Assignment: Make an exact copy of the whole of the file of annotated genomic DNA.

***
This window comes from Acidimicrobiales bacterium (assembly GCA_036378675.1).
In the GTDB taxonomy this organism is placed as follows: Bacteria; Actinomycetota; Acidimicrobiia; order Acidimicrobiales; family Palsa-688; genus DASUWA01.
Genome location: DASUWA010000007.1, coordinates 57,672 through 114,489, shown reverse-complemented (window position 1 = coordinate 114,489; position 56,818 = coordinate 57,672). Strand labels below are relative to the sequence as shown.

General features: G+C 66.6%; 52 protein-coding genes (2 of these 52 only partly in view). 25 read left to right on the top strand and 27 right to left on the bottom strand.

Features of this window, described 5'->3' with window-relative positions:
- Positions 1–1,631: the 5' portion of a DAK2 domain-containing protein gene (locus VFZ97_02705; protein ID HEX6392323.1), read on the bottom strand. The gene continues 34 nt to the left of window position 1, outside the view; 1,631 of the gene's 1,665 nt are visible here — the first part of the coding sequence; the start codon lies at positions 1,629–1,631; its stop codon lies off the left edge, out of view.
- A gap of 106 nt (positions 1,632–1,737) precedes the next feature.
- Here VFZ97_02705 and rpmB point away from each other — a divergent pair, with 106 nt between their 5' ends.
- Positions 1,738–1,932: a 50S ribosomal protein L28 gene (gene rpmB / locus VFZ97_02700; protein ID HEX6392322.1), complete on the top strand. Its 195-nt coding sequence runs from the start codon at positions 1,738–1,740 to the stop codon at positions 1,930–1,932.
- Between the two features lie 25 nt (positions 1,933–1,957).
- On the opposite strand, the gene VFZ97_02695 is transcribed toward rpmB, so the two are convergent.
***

This window comes from Acidimicrobiales bacterium (assembly GCA_036378675.1).
In the GTDB taxonomy this organism is placed as follows: Bacteria; Actinomycetota; Acidimicrobiia; order Acidimicrobiales; family Palsa-688; genus DASUWA01.
Genome location: DASUWA010000007.1, coordinates 57,672 through 114,489, shown reverse-complemented (window position 1 = coordinate 114,489; position 56,818 = coordinate 57,672). Strand labels below are relative to the sequence as shown.

General features: G+C 66.6%; 52 protein-coding genes (2 of these 52 only partly in view). 25 read left to right on the top strand and 27 right to left on the bottom strand.

Features of this window, described 5'->3' with window-relative positions:
- Positions 1–1,631: the 5' portion of a DAK2 domain-containing protein gene (locus VFZ97_02705; protein ID HEX6392323.1), read on the bottom strand. The gene continues 34 nt to the left of window position 1, outside the view; 1,631 of the gene's 1,665 nt are visible here — the first part of the coding sequence; the start codon lies at positions 1,629–1,631; its stop codon lies off the left edge, out of view.
- A gap of 106 nt (positions 1,632–1,737) precedes the next feature.
- Here VFZ97_02705 and rpmB point away from each other — a divergent pair, with 106 nt between their 5' ends.
- Positions 1,738–1,932: a 50S ribosomal protein L28 gene (gene rpmB / locus VFZ97_02700; protein ID HEX6392322.1), complete on the top strand. Its 195-nt coding sequence runs from the start codon at positions 1,738–1,740 to the stop codon at positions 1,930–1,932.
- Between the two features lie 25 nt (positions 1,933–1,957).
- On the opposite strand, the gene VFZ97_02695 is transcribed toward rpmB, so the two are convergent.